Spring blooms; allergies do, too

All around campus, the flowers are in bloom, and the trees are coming back to life. Many people would call it pretty, but for those with allergies this time of year is not so lovely.Spring doesn’t officially start until March 20, So that means now is a good time to gain control of those springtime allergies before they blossom into full effect. There are some who are already suffering.This year the pollen levels may be even higher, according to the Asthma and Allergy Foundation of America, because of the drier winter months.The Asthma and Allergy Foundation released its list of 100 cities with the worst seasonal allergies. Making the list were big cities like Orlando at five, Miami at 23, Tampa at 34 and Jacksonville at 77. Tallahassee did not make the list. Still, The Asthma and Allergy Foundation of America lists the pollen level in Tallahassee at a high level because of the amount of tree pollen.Those suffering with the symptoms of seasonal allergies may notice the symptoms are similar to those of the common cold.Dr. Sharron C. Foster, director of Student Health Services, said students may suffer from itchy eyes, sneezing, coughing, a runny nose and post-nasal drip. She explained that the difference between the common cold and allergies is the timing and the presence of a fever. “Typically a cold comes with a fever or chills,” Foster said. “Also, seasonal allergies take place usually in the fall or spring whereas most colds occur during the winter.” Allergic Rhinitis, commonly referred to as Hay fever, is a type of allergy that is the bodies’ response to the pollen in the air. Other allergens include pet dander, mold, grass and weed. Some students will not know which allergen their bodies are reacting to without a skin test.Foster said skin tests are performed by allergy specialists to determine what allergens trigger a person’s body to react. “A panel with different types of allergens is placed on a persons’ skin, usually on the back,” Foster said. “Whichever allergen the person’s body reacts to is what is targeted for treatment.” However, Foster said the skin tests are not necessary for those with mild to moderate cases of Hay fever.The doctor suggests, “Students should try over-the-counter medication first before going in to get a skin test. Those are usually only done in severe cases.”Antwon Allen, a senior public management student, has suffered from seasonal allergies his entire life but has never needed a skin test.”I’ll get a headache and have to blow my nose a lot, but I take Tylenol Allergy and Sinus or Benadryl. Those usually seem to work pretty well for me,” Allen said.Hay fever affects students’ daily lives. The more contact they have with the outdoors the worse it seems to get. Students with cases of severe allergies notice severe swelling and severe itching. If experiencing these symptoms students should seek emergency medical help.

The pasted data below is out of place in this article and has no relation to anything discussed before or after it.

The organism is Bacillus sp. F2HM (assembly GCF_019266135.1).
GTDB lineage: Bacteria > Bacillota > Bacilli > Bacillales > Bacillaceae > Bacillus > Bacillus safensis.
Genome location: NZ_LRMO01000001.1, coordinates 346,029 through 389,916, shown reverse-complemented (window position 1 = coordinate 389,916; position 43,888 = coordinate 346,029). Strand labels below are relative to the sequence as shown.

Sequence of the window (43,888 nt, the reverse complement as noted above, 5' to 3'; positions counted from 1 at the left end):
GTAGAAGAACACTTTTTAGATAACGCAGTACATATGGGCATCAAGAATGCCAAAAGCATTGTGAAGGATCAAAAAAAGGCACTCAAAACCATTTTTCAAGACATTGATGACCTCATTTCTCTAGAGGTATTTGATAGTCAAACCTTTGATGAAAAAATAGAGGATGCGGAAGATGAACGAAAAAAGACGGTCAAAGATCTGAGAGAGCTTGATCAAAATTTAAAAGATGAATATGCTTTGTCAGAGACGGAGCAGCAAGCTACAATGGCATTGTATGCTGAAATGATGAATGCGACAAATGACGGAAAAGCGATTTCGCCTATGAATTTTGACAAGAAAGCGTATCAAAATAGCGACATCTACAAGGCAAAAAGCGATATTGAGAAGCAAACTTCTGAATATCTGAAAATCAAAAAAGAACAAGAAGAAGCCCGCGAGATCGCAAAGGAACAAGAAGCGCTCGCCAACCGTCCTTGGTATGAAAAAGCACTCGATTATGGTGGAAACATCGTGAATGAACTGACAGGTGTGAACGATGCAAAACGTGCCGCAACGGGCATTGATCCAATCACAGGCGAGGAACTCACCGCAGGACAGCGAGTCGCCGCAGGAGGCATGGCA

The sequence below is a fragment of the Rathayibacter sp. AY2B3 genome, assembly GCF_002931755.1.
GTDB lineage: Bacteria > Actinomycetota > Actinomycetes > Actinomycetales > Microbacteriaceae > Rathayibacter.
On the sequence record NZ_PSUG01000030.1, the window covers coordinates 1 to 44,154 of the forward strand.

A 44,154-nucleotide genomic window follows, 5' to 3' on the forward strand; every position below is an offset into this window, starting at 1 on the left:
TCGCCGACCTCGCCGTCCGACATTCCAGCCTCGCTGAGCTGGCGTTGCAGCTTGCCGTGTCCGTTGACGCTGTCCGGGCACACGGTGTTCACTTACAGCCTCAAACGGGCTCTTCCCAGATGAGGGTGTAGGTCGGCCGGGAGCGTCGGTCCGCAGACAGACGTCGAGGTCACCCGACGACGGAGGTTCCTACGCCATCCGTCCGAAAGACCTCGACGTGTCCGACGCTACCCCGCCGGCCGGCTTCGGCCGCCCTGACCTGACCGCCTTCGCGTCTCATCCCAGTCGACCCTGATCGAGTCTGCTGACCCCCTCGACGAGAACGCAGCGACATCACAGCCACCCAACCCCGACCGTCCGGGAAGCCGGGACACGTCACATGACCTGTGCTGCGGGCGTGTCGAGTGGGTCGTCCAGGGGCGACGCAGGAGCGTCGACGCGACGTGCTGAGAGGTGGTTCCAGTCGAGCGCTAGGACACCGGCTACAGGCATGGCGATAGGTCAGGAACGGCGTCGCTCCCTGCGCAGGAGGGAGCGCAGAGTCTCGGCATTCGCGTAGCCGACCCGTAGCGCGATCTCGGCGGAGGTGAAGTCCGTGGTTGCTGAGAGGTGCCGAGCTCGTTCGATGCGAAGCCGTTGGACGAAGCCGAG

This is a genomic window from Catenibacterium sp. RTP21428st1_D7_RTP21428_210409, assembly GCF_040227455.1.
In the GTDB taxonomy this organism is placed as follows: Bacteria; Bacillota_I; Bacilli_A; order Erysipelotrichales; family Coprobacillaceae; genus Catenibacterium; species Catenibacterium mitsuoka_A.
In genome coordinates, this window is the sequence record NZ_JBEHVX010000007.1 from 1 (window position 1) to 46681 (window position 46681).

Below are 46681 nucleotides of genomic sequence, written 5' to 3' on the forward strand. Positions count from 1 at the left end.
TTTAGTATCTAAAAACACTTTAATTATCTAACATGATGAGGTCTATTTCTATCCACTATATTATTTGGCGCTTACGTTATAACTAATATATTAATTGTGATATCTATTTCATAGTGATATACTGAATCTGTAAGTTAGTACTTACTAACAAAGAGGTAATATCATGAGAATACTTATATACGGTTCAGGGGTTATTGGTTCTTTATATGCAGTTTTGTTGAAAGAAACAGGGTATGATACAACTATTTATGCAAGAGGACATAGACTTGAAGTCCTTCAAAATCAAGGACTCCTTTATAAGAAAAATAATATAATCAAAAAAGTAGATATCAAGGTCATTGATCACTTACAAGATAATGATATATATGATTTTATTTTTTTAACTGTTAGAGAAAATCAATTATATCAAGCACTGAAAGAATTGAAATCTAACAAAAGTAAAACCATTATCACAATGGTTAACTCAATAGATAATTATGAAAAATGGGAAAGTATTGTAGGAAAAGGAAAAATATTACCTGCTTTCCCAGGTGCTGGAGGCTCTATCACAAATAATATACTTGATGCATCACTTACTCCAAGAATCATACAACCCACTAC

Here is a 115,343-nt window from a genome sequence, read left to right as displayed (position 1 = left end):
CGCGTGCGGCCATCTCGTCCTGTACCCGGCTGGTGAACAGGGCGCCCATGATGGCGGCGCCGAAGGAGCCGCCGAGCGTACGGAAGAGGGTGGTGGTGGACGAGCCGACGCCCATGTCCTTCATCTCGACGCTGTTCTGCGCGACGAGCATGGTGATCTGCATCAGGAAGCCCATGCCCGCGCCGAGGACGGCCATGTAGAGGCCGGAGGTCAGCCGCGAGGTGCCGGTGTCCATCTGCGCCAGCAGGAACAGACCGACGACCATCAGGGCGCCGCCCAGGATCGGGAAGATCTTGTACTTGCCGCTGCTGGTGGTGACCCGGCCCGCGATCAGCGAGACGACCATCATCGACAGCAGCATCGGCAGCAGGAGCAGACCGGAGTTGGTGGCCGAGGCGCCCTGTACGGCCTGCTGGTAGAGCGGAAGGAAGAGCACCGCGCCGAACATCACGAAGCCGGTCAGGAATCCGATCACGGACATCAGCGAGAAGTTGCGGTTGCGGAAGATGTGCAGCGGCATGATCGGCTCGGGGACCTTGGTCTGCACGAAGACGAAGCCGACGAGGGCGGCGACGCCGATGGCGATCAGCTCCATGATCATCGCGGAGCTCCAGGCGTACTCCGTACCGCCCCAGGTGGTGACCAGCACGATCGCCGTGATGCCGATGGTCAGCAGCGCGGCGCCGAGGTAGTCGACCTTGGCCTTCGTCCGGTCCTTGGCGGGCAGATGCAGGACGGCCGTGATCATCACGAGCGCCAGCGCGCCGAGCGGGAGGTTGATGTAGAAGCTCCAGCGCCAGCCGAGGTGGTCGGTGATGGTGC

Corbin Robinson is a junior magazine production student from Milwaukee, Wis. She can be reached at famuanhealth@hotmail.com.